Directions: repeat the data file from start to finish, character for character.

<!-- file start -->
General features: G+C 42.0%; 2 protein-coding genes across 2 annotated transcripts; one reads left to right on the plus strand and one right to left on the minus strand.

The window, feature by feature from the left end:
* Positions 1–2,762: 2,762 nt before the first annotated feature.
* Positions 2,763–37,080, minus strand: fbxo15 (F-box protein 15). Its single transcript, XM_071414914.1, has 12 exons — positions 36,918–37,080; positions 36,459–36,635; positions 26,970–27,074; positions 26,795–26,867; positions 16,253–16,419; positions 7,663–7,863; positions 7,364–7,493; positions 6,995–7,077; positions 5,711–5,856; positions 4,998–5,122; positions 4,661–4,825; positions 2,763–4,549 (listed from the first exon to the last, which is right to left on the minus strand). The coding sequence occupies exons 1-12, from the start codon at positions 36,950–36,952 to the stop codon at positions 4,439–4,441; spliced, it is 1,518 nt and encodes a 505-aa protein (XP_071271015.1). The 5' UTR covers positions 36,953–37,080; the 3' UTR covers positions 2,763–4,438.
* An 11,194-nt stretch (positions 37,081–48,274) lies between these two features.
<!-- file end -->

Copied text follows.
General features: G+C 42.0%; 2 protein-coding genes across 2 annotated transcripts; one reads left to right on the plus strand and one right to left on the minus strand.

The window, feature by feature from the left end:
* Positions 1–2,762: 2,762 nt before the first annotated feature.
* Positions 2,763–37,080, minus strand: fbxo15 (F-box protein 15). Its single transcript, XM_071414914.1, has 12 exons — positions 36,918–37,080; positions 36,459–36,635; positions 26,970–27,074; positions 26,795–26,867; positions 16,253–16,419; positions 7,663–7,863; positions 7,364–7,493; positions 6,995–7,077; positions 5,711–5,856; positions 4,998–5,122; positions 4,661–4,825; positions 2,763–4,549 (listed from the first exon to the last, which is right to left on the minus strand). The coding sequence occupies exons 1-12, from the start codon at positions 36,950–36,952 to the stop codon at positions 4,439–4,441; spliced, it is 1,518 nt and encodes a 505-aa protein (XP_071271015.1). The 5' UTR covers positions 36,953–37,080; the 3' UTR covers positions 2,763–4,438.
* An 11,194-nt stretch (positions 37,081–48,274) lies between these two features.